When the world grieves, marketers tend to respond in one of two ways:
- By saying nothing
- By saying too much
Both are a problem.
It’s in the DNA of marketing to piggyback off the most talked about events. We’ve seen Pepsi try to glamorize social protests with an ad by Kendall Jenner and Dove take real beauty to new lengths by unveiling bottles representing the various sizes of women’s bodies.
Grief is part of life and so you’d think that marketers would by now have figured out how to respond or at least how not to. But this past week, in the wake of Queen Elizabeth’s passing, we’ve seen fitness chain Crossfit share a workout themed“ Queen Elizabeth II,” a combination of jumping lunges and muscle ups, broken up with a “1 min rest in silence.” and bakery chain Greggs in a rather odd marketing move, comb the web for a picture of the Queen that’s most in rhythm with the brand’s colors.
While it’s easy to blame these gaffes on often overworked and underpaid social media handlers, the reality is that despite years of practice, brands continue to fail at moments of heightened national sensitivity from natural disasters to terror attacks, to the aftermath of social protests and global pandemics.
And while I’d like to say that silence is often a perfectly acceptable response, it can be unbecoming particularly for businesses with large scale commercial operations to choose silence while the people they exist to serve suffer.
So, here are 4 things that brands can actually do:
- Say something meaningful: Saying something doesn’t mean saying anything. The last thing you want is to be perceived as exploitative in the framing of your messaging so take some time to properly craft your communication in a way that doesn’t appear flippant, exploitative or like rubbing salt in an open wound. Being sensitive to the audience and thinking outside-in i.e “what do they need to hear?” versus inside-out (me, my company, my discount offer, my sales pitch).
- Provide Relief: Good brand custodians look at times of mourning as opportunities to build closer relationships with customers. They understand that the focus should be on building the goodwill of their brand and strengthening the public trust. Smart companies will take the longer view and sacrifice sales and profits in the short run to build goodwill and trust in the longer run. This could take the form of freebies to a particularly affected segment of society, mental health support or even time limited free access to services for local communities. Why are they smart? Because in times of great need, people have exceptionally good memories. They remember those that help them, and they never forget those that try to take advantage of them.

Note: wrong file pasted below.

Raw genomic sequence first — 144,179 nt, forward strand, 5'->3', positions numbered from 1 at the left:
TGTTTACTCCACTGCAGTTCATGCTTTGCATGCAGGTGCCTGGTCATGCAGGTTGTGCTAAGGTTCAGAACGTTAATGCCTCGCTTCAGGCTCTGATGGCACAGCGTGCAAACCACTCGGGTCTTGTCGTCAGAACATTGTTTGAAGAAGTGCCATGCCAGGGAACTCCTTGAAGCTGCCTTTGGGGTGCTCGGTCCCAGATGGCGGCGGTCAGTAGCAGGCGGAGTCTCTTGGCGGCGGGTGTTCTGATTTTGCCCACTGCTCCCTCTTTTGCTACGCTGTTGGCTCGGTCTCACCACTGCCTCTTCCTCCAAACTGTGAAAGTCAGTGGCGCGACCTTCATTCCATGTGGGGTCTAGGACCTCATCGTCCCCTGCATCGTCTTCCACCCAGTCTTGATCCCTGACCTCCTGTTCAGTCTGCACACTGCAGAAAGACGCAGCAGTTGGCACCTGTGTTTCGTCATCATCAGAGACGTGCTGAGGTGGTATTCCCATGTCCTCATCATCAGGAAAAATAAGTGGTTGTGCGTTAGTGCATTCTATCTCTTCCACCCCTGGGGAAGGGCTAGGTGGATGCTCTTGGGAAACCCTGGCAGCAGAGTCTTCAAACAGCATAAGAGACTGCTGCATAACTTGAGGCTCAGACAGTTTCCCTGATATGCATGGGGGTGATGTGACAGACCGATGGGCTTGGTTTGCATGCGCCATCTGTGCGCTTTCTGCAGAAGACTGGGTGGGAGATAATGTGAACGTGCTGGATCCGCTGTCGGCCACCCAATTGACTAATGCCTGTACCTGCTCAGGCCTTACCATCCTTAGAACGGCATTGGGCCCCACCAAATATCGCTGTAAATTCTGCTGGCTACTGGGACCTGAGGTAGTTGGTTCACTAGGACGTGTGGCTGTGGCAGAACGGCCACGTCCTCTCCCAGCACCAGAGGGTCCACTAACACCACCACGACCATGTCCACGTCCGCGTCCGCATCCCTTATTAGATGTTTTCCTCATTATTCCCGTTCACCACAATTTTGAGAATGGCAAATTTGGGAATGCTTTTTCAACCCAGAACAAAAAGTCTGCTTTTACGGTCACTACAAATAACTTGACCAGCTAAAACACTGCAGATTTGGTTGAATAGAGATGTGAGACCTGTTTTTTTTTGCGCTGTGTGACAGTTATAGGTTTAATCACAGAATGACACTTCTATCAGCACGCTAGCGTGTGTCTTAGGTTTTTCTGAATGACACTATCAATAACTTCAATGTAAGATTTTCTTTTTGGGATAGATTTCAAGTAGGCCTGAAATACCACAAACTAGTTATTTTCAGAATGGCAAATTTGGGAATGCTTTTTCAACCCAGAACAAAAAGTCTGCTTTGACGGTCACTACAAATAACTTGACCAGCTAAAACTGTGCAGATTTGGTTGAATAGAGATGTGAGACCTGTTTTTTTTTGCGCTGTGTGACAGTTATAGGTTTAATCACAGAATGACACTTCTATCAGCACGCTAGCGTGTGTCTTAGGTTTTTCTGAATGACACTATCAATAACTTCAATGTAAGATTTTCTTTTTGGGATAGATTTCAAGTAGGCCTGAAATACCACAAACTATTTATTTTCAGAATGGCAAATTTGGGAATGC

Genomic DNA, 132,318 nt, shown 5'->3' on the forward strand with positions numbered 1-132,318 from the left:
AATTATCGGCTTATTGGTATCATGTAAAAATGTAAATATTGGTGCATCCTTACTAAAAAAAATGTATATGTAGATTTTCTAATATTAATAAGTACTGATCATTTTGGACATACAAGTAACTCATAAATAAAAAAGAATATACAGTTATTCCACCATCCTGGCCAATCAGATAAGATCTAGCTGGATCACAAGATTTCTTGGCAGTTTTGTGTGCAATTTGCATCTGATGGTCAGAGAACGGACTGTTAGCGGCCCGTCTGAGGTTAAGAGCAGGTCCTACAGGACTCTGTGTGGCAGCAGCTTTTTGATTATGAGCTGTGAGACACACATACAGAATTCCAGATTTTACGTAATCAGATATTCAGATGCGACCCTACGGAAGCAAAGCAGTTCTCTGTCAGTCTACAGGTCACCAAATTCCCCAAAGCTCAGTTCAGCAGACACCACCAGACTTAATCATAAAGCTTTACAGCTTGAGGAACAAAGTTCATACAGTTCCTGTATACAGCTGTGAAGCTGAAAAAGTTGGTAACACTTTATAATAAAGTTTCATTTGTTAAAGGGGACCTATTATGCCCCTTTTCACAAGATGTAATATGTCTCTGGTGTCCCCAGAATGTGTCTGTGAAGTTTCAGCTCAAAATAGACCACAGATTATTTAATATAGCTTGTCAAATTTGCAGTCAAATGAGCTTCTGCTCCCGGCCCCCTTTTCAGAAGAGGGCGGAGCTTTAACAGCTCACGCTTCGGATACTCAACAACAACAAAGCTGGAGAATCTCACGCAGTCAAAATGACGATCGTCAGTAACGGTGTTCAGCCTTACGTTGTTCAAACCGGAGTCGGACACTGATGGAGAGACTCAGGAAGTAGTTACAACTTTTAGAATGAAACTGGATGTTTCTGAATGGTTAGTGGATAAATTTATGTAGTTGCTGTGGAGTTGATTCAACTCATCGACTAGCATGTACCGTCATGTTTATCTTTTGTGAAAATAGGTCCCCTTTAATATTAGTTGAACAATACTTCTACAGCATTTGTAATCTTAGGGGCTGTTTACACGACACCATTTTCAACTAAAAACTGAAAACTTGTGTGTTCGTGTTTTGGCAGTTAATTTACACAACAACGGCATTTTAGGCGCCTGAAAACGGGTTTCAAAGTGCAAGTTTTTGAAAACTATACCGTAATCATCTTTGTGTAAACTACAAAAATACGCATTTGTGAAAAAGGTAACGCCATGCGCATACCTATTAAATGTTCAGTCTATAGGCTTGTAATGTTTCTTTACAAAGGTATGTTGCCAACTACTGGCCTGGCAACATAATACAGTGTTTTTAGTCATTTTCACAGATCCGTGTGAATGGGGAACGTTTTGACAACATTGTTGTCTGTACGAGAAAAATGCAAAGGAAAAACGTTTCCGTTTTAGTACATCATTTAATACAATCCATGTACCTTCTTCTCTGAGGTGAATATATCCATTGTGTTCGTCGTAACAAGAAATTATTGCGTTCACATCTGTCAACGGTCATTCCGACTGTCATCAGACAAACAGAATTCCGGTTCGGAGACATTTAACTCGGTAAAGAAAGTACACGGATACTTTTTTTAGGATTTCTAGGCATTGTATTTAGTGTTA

- Be sensitive: Planning a big product release, company function or sponsorship? You might want to consider either pushing back to allow some time, or at least toning down the merriment and not doing a whole public song and dance.
- Take Internal measures: The best organizations are mindful that their internal teams are in fact their number one customers and potentially biggest advocates. So, one solid way to respond in a season of mourning is to take steps internally to support your employees through periods of uncertainty. This could come in the form of internally acknowledging the situation, offering more flexible work and offering material or psychological support to internal teams. For businesses who happen to be social platforms like TikTok and Facebook, one other way to think about taking internal steps would be to create systems that prohibit the publishing of content pieces that are offensive, divisive, or that deliberately misinform on their platforms.